Tuesday, 29 November 2016

The Whole Truth About Taking Essential Oils Internally. Are you in danger?

Haven’t you heard from many that essential oils could be harmful when taken internally?  Licensed Aromatherapist and Doctor’s licensed in Aromatherapy will always tell you “IT IS UNSAFE TO INGEST ESSENTIAL OILS!” This is because aromatherapy uses different oils and not pure therapeutic Grade Essential Oils.
However, studies suggest just the opposite.  Essential oils are the most potent medicinal compounds available in the natural health world. There’s a reason why they are equated with prescription drugs in their efficiency to combat viruses and bacteria. Essential Oils come from plants.  Unfortunately, FDA allows Essential Oil manufacturer to add 5% synthetic additives into each bottle.  This is perfectly fine.  But, that also means, that the Essential Oils marked 100% Pure, 100% Organic is not really Pure! 
Which is why many will have warnings on their bottles. If the Essential Oils is cold pressed and distilled from plants, it should be safe to ingest!  The reason you can’t ingest many essential oils because there are some that have been adulterated with other ingredients possibly synthetic, man made, scientifically engineered entities that can be used as additives for the production of food and supplement products. 
Did you know that we all take a certain amount of essential oils internally each day through our food and drinks? Essential oils and numerous components derived from them are widely use in many foods and beverages for flavoring and food preservation.
Essential oils from herbs and spices (oregano, sage, rosemary, thyme, etc.) have been used with an amount ranging from 0.1 to 1% EO volume per food weight (v/w) to reduce lipid oxidation of foodstuffs. It has been shown that the use of these EOs contributes also to the development of a pleasant odor and favorable taste to consumers. (Chemat, et. al.)  

Scientific evidence

  • In a US study, pediatric Doctors used enteric-coated capsules containing diluted peppermint oil to treat IBS. 50 children participated in a randomized, double-blind, controlled 2-week study. The peppermint group showed a greater reduction in symptoms compared to the placebo group and no side effects were reported.
  • In an Iranian medical study, doctors explored the oral use of peppermint and spearmint for chemo-induced nausea. In this four-arm study (peppermint, spearmint, control, and placebo) there were 50 patients in each group. The essential oil groups received capsules containing either two drops of spearmint or peppermint, oil, and filled with sugar, every four hours. The capsules were given to the patients, 30 minutes before their chemotherapy treatment and then 4 and 8 hours later. For both the peppermint and the spearmint groups, there was a significant reduction in nausea while the control and placebo groups showed no difference.
  • A French doctor named Dr. Paul Belaiche, Professor of Phytotherapy at the Faculty of Medicine, University of Paris Nord, published a number of trials using tea-tree oil in 1985. Belaiche conducted a randomized, double-blind study to examine how effective Melaleuca alternifolia (Tea tree essential oil) was for 26 patients with chronic cystitis. The experimental group was given tea tree essential oil diluted in an enteric-coated gelatin capsule, while the control group was given a placebo that contained the odor of tea tree. After 6 months of study, 60% of the experimental group were completely cured while no one in the control group showed any improvement. No side effects were noticed and liver function tests were normal.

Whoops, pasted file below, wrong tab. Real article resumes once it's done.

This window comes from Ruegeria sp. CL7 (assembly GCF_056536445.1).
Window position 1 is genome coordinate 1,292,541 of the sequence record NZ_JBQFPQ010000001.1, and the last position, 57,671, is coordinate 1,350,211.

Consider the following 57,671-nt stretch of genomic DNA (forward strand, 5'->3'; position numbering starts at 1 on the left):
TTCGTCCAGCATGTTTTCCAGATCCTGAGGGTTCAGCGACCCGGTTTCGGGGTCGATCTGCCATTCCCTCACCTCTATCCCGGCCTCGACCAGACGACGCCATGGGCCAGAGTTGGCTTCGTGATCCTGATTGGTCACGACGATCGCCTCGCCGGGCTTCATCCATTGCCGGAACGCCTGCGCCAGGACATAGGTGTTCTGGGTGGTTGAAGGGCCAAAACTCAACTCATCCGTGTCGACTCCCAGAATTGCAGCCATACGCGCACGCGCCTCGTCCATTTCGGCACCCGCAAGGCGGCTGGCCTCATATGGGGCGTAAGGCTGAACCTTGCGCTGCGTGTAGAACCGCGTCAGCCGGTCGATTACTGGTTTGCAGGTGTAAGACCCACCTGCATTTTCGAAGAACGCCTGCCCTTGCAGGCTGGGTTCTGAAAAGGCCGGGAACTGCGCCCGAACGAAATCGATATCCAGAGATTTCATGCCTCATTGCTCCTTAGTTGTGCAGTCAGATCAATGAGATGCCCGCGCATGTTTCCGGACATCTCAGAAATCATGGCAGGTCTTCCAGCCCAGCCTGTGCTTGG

So, what does FDA have to say about the ingestion taking Essential Oils as Dietary Supplements?  Here is what is says on the FDA’s website:
Manufacturers and distributors do not need FDA approval to sell their dietary supplements. [1]  Any claims made for dietary supplements are subject to some comprehensive FDA guidelines, although those guidelines are somewhat minute. By law (DSHEA), the manufacturer is responsible for ensuring that its dietary supplement products are safe before they are marketed. Unlike drug products that must be proven safe and effective for their intended use before marketing, there are no provisions in the law for FDA to “approve” dietary supplements for safety or effectiveness before they reach the consumer. Under DSHEA, once the product is marketed, FDA has the responsibility for showing that a dietary supplement is “unsafe,” before it can take action to restrict the product’s use or removal from the marketplace. However, manufacturers and distributors of dietary supplements must record, investigate and forward to FDA any reports they receive of serious adverse events associated with the use of their products that are reported to them directly.
For instance, the German Commission E has approved specific essential oils for internal use.These include the following:

Fennel (Foeniculum vulgare Miller var. vulgare (Miller)
 is approved by the German Commission E for Peptic discomforts, such as mild, spastic disorders of the gastrointestinal tract, feeling of fullness, flatulence.  Catarrhs of the upper respiratory tract.  Its core actions include: Stimulation of gastrointestinal motility.  In higher concentrations, antispasmodic.  Experimentally, anethole and fenchone have shown a secretolytic action on the respiratory tract.
Fennel honey is recommended for catarrhs of the upper respiratory tract in children. Fennel honey is made by adding 0.5 grams of fennel essential oil to a kilogram of honey. Daily dosage is 10-20 grams a day.

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